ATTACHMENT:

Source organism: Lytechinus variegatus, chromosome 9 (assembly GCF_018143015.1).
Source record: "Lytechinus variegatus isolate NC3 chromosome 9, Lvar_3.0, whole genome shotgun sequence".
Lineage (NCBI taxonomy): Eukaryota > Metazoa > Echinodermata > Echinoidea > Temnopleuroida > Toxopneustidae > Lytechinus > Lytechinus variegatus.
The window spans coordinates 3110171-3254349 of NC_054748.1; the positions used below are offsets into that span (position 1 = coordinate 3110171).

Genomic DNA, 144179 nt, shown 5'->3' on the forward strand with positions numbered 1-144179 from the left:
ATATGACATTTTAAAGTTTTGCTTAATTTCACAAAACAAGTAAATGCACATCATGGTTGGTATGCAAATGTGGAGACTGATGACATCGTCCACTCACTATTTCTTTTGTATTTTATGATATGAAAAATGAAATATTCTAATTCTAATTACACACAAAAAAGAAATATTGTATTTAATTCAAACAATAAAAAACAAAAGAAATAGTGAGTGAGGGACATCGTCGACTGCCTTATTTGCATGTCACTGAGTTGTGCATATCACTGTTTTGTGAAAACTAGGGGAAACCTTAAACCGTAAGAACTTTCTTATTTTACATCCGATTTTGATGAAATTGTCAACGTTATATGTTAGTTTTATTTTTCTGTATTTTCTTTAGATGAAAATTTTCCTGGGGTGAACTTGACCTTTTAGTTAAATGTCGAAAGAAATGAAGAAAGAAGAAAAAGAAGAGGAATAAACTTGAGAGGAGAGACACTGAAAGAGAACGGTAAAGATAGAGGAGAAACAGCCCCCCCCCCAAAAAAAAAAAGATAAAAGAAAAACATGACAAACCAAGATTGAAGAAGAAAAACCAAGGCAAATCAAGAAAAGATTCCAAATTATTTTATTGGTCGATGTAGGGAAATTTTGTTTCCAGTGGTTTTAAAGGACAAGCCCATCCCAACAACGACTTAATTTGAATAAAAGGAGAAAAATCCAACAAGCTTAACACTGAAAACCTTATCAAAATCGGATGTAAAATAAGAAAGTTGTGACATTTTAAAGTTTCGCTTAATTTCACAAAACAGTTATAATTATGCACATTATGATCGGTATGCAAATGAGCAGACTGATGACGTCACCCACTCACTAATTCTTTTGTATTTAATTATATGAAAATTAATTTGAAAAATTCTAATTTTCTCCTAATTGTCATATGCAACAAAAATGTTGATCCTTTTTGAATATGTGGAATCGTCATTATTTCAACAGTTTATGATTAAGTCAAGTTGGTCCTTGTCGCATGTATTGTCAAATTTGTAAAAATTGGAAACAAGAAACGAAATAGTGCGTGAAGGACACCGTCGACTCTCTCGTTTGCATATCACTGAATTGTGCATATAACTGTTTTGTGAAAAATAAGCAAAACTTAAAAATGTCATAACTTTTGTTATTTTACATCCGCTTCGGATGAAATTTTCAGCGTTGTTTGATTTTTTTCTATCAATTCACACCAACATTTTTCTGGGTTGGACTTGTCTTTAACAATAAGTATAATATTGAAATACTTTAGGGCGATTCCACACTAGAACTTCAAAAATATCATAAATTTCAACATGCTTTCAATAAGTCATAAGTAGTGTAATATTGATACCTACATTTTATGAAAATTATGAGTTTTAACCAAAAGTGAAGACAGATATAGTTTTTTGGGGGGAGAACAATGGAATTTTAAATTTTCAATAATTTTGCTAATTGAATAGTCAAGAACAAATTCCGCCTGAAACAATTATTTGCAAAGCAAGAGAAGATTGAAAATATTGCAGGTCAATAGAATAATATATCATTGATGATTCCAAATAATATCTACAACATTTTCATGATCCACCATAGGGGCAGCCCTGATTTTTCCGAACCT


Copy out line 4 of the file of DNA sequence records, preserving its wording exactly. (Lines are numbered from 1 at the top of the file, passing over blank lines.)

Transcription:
The window spans coordinates 3110171-3254349 of NC_054748.1; the positions used below are offsets into that span (position 1 = coordinate 3110171).